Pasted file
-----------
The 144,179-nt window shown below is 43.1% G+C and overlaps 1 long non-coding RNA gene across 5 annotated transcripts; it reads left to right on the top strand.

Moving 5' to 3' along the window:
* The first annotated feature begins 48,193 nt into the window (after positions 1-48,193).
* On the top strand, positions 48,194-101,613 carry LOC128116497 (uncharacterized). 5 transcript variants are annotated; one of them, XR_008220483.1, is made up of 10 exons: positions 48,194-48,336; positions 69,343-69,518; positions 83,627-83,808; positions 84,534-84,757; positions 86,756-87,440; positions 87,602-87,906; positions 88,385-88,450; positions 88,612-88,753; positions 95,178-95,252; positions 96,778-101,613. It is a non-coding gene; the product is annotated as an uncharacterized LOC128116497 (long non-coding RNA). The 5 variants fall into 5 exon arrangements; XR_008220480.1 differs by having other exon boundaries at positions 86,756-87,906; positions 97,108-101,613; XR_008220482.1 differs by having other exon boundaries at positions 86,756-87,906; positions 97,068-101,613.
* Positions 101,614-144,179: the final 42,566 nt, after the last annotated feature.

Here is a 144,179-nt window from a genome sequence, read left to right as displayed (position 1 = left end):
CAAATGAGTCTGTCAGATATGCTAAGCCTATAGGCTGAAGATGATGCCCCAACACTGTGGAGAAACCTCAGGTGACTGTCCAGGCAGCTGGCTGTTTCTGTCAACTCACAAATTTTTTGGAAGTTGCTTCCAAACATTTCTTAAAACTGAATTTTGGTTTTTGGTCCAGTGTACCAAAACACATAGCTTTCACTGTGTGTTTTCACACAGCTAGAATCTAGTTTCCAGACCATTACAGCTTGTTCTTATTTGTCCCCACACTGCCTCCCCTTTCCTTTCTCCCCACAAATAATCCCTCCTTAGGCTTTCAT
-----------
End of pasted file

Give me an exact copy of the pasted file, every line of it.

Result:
The 144,179-nt window shown below is 43.1% G+C and overlaps 1 long non-coding RNA gene across 5 annotated transcripts; it reads left to right on the top strand.

Moving 5' to 3' along the window:
* The first annotated feature begins 48,193 nt into the window (after positions 1-48,193).
* On the top strand, positions 48,194-101,613 carry LOC128116497 (uncharacterized). 5 transcript variants are annotated; one of them, XR_008220483.1, is made up of 10 exons: positions 48,194-48,336; positions 69,343-69,518; positions 83,627-83,808; positions 84,534-84,757; positions 86,756-87,440; positions 87,602-87,906; positions 88,385-88,450; positions 88,612-88,753; positions 95,178-95,252; positions 96,778-101,613. It is a non-coding gene; the product is annotated as an uncharacterized LOC128116497 (long non-coding RNA). The 5 variants fall into 5 exon arrangements; XR_008220480.1 differs by having other exon boundaries at positions 86,756-87,906; positions 97,108-101,613; XR_008220482.1 differs by having other exon boundaries at positions 86,756-87,906; positions 97,068-101,613.
* Positions 101,614-144,179: the final 42,566 nt, after the last annotated feature.

Here is a 144,179-nt window from a genome sequence, read left to right as displayed (position 1 = left end):
CAAATGAGTCTGTCAGATATGCTAAGCCTATAGGCTGAAGATGATGCCCCAACACTGTGGAGAAACCTCAGGTGACTGTCCAGGCAGCTGGCTGTTTCTGTCAACTCACAAATTTTTTGGAAGTTGCTTCCAAACATTTCTTAAAACTGAATTTTGGTTTTTGGTCCAGTGTACCAAAACACATAGCTTTCACTGTGTGTTTTCACACAGCTAGAATCTAGTTTCCAGACCATTACAGCTTGTTCTTATTTGTCCCCACACTGCCTCCCCTTTCCTTTCTCCCCACAAATAATCCCTCCTTAGGCTTTCAT